Orthodox Easter Fast

In Russia and the rest of the former Soviet Union, greeting the New Year is by far the biggest holiday. Coming in second, and observed by both believers and non-believers, Easter is the main liturgical focal point of Russian Orthodoxy with the Christmas liturgies not far behind. Prior to Easter comes the 40-day Lenten fasting period:

Fasting schedule

Easter is the most widely acknowledged religious holiday in the country according to a 2003 poll conducted by the Public Opinion Foundation and reported by Russia Beyond the Headlines who says that “for the vast majority of Russians, celebrating Easter is not so much a question of faith as it is one of national identity.”

Христос воскрес! (Chris-TOS vas-KRES) Literally, "Christ is risen!”
Христос воскрес! (Chris-TOS vas-KRES) Literally, “Christ is risen!”

Unlike Lent fasting in the West which encourages a believer to give up a valued food item or habit during the fast, Eastern Orthodox fasting is far more comprehensive, with the goal of taming the flesh and imitating the 40 day fast observed in the desert prior to his crucifixion.

Foods not permitted during the Lenten fasting period:
– Alcoholic beverage are not permitted during the fast.
– Meat, including poultry, and any meat products such as lard and meat broth.
– Fish (meaning fish with backbones; shellfish are permitted).
– Eggs and dairy products (milk, butter, cheese, etc.)
– Olive oil. A literal interpretation of the rule forbids only olive oil. Especially where olive oil is not a major part of the diet, the rule is sometimes taken to include all vegetable oils, as well as oil products such as margarine.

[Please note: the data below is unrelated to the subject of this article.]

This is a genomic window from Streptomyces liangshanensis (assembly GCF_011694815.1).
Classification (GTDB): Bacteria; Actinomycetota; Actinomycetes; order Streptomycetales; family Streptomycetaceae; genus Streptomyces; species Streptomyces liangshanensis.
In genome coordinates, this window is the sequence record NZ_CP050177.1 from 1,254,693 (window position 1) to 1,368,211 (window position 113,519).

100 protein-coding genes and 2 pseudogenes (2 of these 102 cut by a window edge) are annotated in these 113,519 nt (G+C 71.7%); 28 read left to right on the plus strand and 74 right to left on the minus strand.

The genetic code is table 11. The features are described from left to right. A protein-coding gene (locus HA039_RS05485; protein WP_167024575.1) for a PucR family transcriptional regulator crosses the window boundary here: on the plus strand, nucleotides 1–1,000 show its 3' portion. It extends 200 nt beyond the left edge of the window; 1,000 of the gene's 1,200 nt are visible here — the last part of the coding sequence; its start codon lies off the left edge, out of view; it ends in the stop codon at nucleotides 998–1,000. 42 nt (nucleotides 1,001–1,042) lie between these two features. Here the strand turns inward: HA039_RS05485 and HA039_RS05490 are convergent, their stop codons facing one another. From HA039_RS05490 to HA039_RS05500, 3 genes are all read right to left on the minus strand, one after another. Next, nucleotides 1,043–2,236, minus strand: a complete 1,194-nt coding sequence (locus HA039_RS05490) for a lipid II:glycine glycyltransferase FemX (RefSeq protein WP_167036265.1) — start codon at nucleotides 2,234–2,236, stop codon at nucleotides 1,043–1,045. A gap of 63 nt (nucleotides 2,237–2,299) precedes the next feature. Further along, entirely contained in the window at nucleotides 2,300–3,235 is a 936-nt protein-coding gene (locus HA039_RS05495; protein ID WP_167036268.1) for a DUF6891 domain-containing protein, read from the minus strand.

The Lenten fast is designed to call the flesh into subjection to the spirit and as believers are tempted to break the fast they are reminded to call on God for the power to tame the flesh and for the grace to allow the spiritual to triumph.

photo: Irina Malinovskaya
photo: Irina Malinovskaya

Most government offices convert to a fasting menu in work cafeterias as do public school cafeteria menus. Many restaurants offer Lenten dishes as well.

The very young, the elderly, those sick and with conditions such as diabetes are exempted from the fast in consultation with their priest. When traveling the fast is exempt and so as not to make a public show of fasting, the fast is exempted when non-believers visit your home.

 

 

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2 thoughts on “Orthodox Easter Fast

  1. Well I am from Estonia but from a Russian family and I haven’t noticed that anyone in my family would fast or even any of my Russian friend and their families in that case. Maybe its just because we live in another country and our traditions have changed. In any case very interesting article.
    Anastassia http://creativerussia.wordpress.com/

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    1. Thanks for your reply, AK! Estonia is one of the more non-religious states of the former Soviet Union so we’re not surprised that you don’t see much practice of faith. In Russia proper however, and in places like Ukraine as well, many folks who are even non-religious still observe the fast in some form for cultural reasons.

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